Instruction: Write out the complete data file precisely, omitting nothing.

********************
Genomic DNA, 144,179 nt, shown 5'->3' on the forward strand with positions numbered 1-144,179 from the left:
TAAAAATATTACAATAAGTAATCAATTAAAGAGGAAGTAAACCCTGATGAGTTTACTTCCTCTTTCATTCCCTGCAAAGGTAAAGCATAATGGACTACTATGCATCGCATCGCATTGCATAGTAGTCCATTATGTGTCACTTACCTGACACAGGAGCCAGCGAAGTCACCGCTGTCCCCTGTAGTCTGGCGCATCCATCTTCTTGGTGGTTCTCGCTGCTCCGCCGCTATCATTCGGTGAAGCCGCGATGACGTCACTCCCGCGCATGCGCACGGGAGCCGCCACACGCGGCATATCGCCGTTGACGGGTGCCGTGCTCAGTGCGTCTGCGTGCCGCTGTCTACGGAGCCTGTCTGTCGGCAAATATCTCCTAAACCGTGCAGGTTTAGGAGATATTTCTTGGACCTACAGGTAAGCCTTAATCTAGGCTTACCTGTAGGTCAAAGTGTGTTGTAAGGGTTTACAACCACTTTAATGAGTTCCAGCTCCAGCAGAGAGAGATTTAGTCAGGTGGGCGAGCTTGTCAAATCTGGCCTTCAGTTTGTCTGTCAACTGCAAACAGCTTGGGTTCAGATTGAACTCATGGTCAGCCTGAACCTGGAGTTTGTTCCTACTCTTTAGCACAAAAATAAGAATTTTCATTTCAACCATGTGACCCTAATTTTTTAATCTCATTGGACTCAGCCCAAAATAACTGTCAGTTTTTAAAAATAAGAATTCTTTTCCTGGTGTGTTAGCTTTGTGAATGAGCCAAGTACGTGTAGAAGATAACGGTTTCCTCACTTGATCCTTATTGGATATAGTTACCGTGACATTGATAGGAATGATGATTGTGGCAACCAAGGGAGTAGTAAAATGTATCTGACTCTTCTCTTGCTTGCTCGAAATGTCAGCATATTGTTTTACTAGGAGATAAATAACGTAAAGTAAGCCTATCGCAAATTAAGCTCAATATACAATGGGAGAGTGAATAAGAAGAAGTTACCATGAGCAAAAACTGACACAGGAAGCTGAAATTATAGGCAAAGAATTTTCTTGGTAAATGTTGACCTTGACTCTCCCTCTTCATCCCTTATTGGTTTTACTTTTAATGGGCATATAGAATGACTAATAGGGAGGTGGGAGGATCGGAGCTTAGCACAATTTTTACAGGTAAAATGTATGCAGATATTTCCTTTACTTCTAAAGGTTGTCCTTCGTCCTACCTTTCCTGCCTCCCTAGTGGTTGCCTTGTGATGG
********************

Genomic DNA, 144,179 nt, shown 5'->3' on the forward strand with positions numbered 1-144,179 from the left:
TAAAAATATTACAATAAGTAATCAATTAAAGAGGAAGTAAACCCTGATGAGTTTACTTCCTCTTTCATTCCCTGCAAAGGTAAAGCATAATGGACTACTATGCATCGCATCGCATTGCATAGTAGTCCATTATGTGTCACTTACCTGACACAGGAGCCAGCGAAGTCACCGCTGTCCCCTGTAGTCTGGCGCATCCATCTTCTTGGTGGTTCTCGCTGCTCCGCCGCTATCATTCGGTGAAGCCGCGATGACGTCACTCCCGCGCATGCGCACGGGAGCCGCCACACGCGGCATATCGCCGTTGACGGGTGCCGTGCTCAGTGCGTCTGCGTGCCGCTGTCTACGGAGCCTGTCTGTCGGCAAATATCTCCTAAACCGTGCAGGTTTAGGAGATATTTCTTGGACCTACAGGTAAGCCTTAATCTAGGCTTACCTGTAGGTCAAAGTGTGTTGTAAGGGTTTACAACCACTTTAATGAGTTCCAGCTCCAGCAGAGAGAGATTTAGTCAGGTGGGCGAGCTTGTCAAATCTGGCCTTCAGTTTGTCTGTCAACTGCAAACAGCTTGGGTTCAGATTGAACTCATGGTCAGCCTGAACCTGGAGTTTGTTCCTACTCTTTAGCACAAAAATAAGAATTTTCATTTCAACCATGTGACCCTAATTTTTTAATCTCATTGGACTCAGCCCAAAATAACTGTCAGTTTTTAAAAATAAGAATTCTTTTCCTGGTGTGTTAGCTTTGTGAATGAGCCAAGTACGTGTAGAAGATAACGGTTTCCTCACTTGATCCTTATTGGATATAGTTACCGTGACATTGATAGGAATGATGATTGTGGCAACCAAGGGAGTAGTAAAATGTATCTGACTCTTCTCTTGCTTGCTCGAAATGTCAGCATATTGTTTTACTAGGAGATAAATAACGTAAAGTAAGCCTATCGCAAATTAAGCTCAATATACAATGGGAGAGTGAATAAGAAGAAGTTACCATGAGCAAAAACTGACACAGGAAGCTGAAATTATAGGCAAAGAATTTTCTTGGTAAATGTTGACCTTGACTCTCCCTCTTCATCCCTTATTGGTTTTACTTTTAATGGGCATATAGAATGACTAATAGGGAGGTGGGAGGATCGGAGCTTAGCACAATTTTTACAGGTAAAATGTATGCAGATATTTCCTTTACTTCTAAAGGTTGTCCTTCGTCCTACCTTTCCTGCCTCCCTAGTGGTTGCCTTGTGATGG